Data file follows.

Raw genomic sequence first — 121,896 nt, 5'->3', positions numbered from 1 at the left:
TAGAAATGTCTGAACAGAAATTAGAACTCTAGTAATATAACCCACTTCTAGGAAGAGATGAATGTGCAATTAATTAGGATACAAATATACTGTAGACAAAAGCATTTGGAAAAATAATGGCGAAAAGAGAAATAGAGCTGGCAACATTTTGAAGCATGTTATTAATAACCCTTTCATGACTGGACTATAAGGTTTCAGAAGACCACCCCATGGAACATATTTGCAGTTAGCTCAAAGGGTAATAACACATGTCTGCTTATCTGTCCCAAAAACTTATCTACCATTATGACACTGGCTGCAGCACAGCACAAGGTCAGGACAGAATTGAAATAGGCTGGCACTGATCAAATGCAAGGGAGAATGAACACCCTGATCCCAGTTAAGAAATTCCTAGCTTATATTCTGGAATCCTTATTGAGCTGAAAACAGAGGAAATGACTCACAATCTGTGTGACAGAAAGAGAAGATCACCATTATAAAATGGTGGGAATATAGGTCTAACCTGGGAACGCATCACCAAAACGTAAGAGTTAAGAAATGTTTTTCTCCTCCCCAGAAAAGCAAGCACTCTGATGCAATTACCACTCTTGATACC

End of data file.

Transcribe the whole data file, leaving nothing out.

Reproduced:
Raw genomic sequence first — 121,896 nt, 5'->3', positions numbered from 1 at the left:
TAGAAATGTCTGAACAGAAATTAGAACTCTAGTAATATAACCCACTTCTAGGAAGAGATGAATGTGCAATTAATTAGGATACAAATATACTGTAGACAAAAGCATTTGGAAAAATAATGGCGAAAAGAGAAATAGAGCTGGCAACATTTTGAAGCATGTTATTAATAACCCTTTCATGACTGGACTATAAGGTTTCAGAAGACCACCCCATGGAACATATTTGCAGTTAGCTCAAAGGGTAATAACACATGTCTGCTTATCTGTCCCAAAAACTTATCTACCATTATGACACTGGCTGCAGCACAGCACAAGGTCAGGACAGAATTGAAATAGGCTGGCACTGATCAAATGCAAGGGAGAATGAACACCCTGATCCCAGTTAAGAAATTCCTAGCTTATATTCTGGAATCCTTATTGAGCTGAAAACAGAGGAAATGACTCACAATCTGTGTGACAGAAAGAGAAGATCACCATTATAAAATGGTGGGAATATAGGTCTAACCTGGGAACGCATCACCAAAACGTAAGAGTTAAGAAATGTTTTTCTCCTCCCCAGAAAAGCAAGCACTCTGATGCAATTACCACTCTTGATACC